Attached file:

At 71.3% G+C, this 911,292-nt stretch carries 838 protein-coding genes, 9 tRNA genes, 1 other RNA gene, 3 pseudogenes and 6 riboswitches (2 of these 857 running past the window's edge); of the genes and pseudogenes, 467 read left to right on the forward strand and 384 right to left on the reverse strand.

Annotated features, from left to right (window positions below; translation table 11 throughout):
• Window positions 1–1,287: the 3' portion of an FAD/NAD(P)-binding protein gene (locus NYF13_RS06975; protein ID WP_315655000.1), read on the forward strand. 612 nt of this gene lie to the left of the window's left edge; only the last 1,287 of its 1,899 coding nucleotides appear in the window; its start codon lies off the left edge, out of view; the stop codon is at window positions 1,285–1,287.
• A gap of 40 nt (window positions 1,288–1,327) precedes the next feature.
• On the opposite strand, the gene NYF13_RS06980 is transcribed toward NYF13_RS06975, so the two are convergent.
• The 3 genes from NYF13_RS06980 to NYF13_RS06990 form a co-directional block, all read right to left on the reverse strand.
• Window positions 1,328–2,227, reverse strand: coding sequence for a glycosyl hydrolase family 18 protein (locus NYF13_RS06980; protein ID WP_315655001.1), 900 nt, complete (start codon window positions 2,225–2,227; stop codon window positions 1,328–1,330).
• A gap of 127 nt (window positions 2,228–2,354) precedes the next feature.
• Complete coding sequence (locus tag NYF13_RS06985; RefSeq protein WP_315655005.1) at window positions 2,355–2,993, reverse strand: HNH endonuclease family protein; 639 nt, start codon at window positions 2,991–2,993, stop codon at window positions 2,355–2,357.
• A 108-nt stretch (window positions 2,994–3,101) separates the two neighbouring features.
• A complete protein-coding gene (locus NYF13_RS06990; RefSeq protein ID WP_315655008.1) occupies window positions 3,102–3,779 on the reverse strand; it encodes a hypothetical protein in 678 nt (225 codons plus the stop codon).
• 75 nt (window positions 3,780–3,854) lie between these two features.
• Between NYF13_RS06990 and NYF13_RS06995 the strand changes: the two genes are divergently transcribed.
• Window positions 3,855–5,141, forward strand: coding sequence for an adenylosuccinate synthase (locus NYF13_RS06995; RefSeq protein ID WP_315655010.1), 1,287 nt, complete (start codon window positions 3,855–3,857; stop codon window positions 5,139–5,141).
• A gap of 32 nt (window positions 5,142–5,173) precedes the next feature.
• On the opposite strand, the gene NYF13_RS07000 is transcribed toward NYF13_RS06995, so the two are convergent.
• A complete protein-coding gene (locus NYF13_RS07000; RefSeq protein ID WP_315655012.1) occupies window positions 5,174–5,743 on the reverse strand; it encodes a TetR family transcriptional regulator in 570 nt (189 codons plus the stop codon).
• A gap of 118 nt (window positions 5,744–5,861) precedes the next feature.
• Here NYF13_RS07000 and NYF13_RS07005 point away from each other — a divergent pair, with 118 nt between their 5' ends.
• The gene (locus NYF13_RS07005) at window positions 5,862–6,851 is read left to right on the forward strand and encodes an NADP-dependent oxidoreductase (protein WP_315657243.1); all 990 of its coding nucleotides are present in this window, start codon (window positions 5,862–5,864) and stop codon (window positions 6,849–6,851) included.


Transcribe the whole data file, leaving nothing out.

At 71.3% G+C, this 911,292-nt stretch carries 838 protein-coding genes, 9 tRNA genes, 1 other RNA gene, 3 pseudogenes and 6 riboswitches (2 of these 857 running past the window's edge); of the genes and pseudogenes, 467 read left to right on the forward strand and 384 right to left on the reverse strand.

Annotated features, from left to right (window positions below; translation table 11 throughout):
• Window positions 1–1,287: the 3' portion of an FAD/NAD(P)-binding protein gene (locus NYF13_RS06975; protein ID WP_315655000.1), read on the forward strand. 612 nt of this gene lie to the left of the window's left edge; only the last 1,287 of its 1,899 coding nucleotides appear in the window; its start codon lies off the left edge, out of view; the stop codon is at window positions 1,285–1,287.
• A gap of 40 nt (window positions 1,288–1,327) precedes the next feature.
• On the opposite strand, the gene NYF13_RS06980 is transcribed toward NYF13_RS06975, so the two are convergent.
• The 3 genes from NYF13_RS06980 to NYF13_RS06990 form a co-directional block, all read right to left on the reverse strand.
• Window positions 1,328–2,227, reverse strand: coding sequence for a glycosyl hydrolase family 18 protein (locus NYF13_RS06980; protein ID WP_315655001.1), 900 nt, complete (start codon window positions 2,225–2,227; stop codon window positions 1,328–1,330).
• A gap of 127 nt (window positions 2,228–2,354) precedes the next feature.
• Complete coding sequence (locus tag NYF13_RS06985; RefSeq protein WP_315655005.1) at window positions 2,355–2,993, reverse strand: HNH endonuclease family protein; 639 nt, start codon at window positions 2,991–2,993, stop codon at window positions 2,355–2,357.
• A 108-nt stretch (window positions 2,994–3,101) separates the two neighbouring features.
• A complete protein-coding gene (locus NYF13_RS06990; RefSeq protein ID WP_315655008.1) occupies window positions 3,102–3,779 on the reverse strand; it encodes a hypothetical protein in 678 nt (225 codons plus the stop codon).
• 75 nt (window positions 3,780–3,854) lie between these two features.
• Between NYF13_RS06990 and NYF13_RS06995 the strand changes: the two genes are divergently transcribed.
• Window positions 3,855–5,141, forward strand: coding sequence for an adenylosuccinate synthase (locus NYF13_RS06995; RefSeq protein ID WP_315655010.1), 1,287 nt, complete (start codon window positions 3,855–3,857; stop codon window positions 5,139–5,141).
• A gap of 32 nt (window positions 5,142–5,173) precedes the next feature.
• On the opposite strand, the gene NYF13_RS07000 is transcribed toward NYF13_RS06995, so the two are convergent.
• A complete protein-coding gene (locus NYF13_RS07000; RefSeq protein ID WP_315655012.1) occupies window positions 5,174–5,743 on the reverse strand; it encodes a TetR family transcriptional regulator in 570 nt (189 codons plus the stop codon).
• A gap of 118 nt (window positions 5,744–5,861) precedes the next feature.
• Here NYF13_RS07000 and NYF13_RS07005 point away from each other — a divergent pair, with 118 nt between their 5' ends.
• The gene (locus NYF13_RS07005) at window positions 5,862–6,851 is read left to right on the forward strand and encodes an NADP-dependent oxidoreductase (protein WP_315657243.1); all 990 of its coding nucleotides are present in this window, start codon (window positions 5,862–5,864) and stop codon (window positions 6,849–6,851) included.